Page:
Effects of marital transitions on changes in dietary and other health behaviours in US male health professionals
- 1Department of Epidemiology, Harvard School of Public Health, Boston, USA
- 2Department of Health and Social Behavior, Harvard School of Public Health, the Channing Laboratory, Department of Medicine, Brigham and Women’s Hospital, and Harvard Medical School, Boston, USA
- 3Department of Biostatistics, Harvard School of Public Health
- 4Departments of Epidemiology and Nutrition, Harvard School of Public Health, the Channing Laboratory, Department of Medicine, Brigham and Women’s Hospital, and Harvard Medical School, Boston, USA
- Correspondence to: Dr P M Eng Ingenix Epidemiology, 275 Grove Street, Auburndale, MA 02466, USA;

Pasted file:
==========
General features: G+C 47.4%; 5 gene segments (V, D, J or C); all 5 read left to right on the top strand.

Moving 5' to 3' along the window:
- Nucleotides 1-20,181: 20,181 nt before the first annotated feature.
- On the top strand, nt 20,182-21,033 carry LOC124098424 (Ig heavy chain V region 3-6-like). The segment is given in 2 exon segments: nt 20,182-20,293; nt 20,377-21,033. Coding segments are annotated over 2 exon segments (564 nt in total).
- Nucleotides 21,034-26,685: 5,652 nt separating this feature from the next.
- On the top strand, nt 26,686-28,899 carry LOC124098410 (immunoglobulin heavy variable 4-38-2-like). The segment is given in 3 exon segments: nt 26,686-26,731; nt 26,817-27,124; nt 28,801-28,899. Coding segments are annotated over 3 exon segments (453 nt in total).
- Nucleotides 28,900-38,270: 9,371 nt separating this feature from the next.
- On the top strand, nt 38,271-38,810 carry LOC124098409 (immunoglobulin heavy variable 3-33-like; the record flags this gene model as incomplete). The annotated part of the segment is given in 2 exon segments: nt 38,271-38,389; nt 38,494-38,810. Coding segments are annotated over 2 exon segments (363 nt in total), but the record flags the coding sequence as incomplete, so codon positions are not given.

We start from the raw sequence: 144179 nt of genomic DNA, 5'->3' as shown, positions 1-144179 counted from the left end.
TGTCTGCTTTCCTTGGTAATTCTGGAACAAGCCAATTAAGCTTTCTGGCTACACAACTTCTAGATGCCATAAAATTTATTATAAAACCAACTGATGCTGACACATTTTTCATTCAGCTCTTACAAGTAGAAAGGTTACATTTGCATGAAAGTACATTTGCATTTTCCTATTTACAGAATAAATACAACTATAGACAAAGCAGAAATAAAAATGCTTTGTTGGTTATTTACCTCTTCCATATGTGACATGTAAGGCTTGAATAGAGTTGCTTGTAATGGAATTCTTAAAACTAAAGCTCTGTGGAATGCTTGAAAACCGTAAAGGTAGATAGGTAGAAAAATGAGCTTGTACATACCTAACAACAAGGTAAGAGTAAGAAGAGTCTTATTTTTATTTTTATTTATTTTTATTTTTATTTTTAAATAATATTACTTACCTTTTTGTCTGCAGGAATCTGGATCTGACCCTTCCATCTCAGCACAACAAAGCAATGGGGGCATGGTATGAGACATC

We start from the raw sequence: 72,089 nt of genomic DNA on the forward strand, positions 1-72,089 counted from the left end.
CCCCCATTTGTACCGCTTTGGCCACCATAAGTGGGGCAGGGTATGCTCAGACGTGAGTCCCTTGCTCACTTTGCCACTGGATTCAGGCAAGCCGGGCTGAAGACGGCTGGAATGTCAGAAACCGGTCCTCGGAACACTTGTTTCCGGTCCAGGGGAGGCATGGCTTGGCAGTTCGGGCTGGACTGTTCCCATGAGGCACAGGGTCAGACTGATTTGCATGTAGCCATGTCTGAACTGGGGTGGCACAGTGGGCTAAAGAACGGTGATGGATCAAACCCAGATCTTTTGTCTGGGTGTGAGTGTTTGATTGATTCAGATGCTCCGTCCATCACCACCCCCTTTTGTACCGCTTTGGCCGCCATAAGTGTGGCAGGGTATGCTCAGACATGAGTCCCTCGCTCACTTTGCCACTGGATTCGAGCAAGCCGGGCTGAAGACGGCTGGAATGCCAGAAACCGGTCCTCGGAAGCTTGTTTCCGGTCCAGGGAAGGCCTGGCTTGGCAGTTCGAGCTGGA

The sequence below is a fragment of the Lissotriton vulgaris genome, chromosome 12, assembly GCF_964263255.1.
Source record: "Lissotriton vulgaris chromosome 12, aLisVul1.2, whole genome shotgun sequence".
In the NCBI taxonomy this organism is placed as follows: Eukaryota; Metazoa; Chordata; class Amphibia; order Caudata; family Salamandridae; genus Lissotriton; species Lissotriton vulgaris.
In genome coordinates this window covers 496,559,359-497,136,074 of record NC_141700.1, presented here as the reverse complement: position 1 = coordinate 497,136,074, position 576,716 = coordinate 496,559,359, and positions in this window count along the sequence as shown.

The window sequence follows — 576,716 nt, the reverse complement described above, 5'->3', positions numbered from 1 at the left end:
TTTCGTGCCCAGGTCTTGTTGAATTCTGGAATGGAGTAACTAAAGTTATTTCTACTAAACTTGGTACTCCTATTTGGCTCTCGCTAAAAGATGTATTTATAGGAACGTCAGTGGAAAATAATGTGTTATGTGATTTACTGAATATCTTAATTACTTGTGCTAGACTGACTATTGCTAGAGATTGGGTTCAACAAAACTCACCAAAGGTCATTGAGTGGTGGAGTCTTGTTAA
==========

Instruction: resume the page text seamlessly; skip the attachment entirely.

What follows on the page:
- Accepted 2 March 2004
Study objective: To examine the effect of change in marital status on health behaviours among men.
Design: Longitudinal study of repeated measures of marital status and health behaviours collected at four year intervals (1986–90; 1990–94).
Setting: US male health professionals.
Participants: 38 865 men aged 40–75 in 1986.
Main results: Relative to men who stayed married over four years, men who became widowed increased their alcohol consumption. Men who become divorced or widowed experienced decreases in body mass index. Compared with men who remained unmarried, men who remarried exhibited increases in body mass index along with decreased physical activity. Becoming divorced or widowed was associated with decreased vegetable intake while remarriage was linked to greater consumption.
Conclusions: Marital termination may adversely affect health and dietary behaviours among men.
Funding: this study was supported by research grants HL 35464 and CA 55075 from the National Institutes of Health.
Conflicts of interest: none declared.